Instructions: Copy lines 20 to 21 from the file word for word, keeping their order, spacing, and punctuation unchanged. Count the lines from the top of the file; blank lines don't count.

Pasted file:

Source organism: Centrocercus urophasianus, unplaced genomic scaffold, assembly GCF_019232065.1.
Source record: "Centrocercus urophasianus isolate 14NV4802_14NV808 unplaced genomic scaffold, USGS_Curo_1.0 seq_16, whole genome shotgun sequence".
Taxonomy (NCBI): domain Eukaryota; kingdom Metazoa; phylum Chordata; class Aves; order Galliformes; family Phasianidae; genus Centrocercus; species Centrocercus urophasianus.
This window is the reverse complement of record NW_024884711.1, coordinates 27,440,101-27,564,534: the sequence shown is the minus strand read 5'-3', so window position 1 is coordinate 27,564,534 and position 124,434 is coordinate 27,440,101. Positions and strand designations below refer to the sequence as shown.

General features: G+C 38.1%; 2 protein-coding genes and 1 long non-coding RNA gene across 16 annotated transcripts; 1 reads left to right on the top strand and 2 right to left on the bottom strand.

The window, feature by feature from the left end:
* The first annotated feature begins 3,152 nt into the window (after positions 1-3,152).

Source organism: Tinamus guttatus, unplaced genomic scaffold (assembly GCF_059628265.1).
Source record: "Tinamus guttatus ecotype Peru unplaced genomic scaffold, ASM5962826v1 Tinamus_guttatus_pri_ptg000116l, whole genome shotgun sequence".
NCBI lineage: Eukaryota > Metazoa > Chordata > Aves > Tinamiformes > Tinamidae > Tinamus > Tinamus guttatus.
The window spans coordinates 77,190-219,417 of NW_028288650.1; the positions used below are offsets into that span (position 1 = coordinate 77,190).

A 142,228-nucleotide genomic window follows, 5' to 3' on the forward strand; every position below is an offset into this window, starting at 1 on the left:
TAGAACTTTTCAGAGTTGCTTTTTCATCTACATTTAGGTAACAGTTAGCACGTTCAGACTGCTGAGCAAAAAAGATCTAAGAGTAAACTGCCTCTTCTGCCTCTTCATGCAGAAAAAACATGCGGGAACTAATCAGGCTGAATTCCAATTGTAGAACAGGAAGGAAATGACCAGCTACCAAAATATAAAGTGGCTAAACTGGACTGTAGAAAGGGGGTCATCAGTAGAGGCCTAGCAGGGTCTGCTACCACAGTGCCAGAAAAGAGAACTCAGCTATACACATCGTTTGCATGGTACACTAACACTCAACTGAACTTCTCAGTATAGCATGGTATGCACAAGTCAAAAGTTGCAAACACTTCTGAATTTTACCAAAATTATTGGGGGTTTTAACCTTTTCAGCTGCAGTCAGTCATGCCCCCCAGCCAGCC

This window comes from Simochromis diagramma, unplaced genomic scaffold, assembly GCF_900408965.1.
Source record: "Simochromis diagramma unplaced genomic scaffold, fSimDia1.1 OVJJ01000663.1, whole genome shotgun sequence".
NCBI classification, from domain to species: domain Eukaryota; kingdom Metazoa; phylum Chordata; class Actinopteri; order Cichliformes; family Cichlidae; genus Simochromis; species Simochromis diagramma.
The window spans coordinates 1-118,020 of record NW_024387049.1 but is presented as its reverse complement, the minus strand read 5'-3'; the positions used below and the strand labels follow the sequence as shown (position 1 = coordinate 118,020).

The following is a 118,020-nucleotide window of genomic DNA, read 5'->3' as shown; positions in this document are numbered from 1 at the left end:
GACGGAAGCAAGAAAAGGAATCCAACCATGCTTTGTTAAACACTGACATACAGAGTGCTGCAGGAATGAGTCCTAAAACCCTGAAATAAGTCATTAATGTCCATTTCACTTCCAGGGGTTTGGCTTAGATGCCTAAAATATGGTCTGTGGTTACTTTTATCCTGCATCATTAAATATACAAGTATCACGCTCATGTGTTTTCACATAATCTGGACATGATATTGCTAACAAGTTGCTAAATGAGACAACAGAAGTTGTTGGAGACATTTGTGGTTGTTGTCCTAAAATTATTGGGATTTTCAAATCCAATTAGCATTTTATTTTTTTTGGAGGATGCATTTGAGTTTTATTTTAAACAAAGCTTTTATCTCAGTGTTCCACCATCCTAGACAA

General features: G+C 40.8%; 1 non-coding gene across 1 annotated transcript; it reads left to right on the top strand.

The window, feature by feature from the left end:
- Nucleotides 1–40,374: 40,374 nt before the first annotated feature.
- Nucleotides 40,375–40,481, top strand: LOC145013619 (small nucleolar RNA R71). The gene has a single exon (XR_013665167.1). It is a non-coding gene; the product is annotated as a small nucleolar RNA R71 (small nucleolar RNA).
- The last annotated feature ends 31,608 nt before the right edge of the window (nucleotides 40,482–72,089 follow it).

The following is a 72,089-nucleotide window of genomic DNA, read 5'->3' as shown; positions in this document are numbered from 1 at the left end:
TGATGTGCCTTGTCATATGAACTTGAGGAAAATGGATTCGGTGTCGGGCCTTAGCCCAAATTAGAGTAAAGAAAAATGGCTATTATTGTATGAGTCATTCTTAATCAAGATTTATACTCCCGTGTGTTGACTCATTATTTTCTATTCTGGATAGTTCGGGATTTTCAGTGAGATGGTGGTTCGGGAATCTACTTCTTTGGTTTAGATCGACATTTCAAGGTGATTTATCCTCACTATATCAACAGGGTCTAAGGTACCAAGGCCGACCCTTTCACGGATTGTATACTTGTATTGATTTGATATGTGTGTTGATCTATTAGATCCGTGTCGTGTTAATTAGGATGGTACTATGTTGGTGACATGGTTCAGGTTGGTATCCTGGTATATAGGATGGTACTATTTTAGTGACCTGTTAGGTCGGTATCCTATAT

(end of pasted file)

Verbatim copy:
General features: G+C 40.8%; 1 non-coding gene across 1 annotated transcript; it reads left to right on the top strand.

The window, feature by feature from the left end: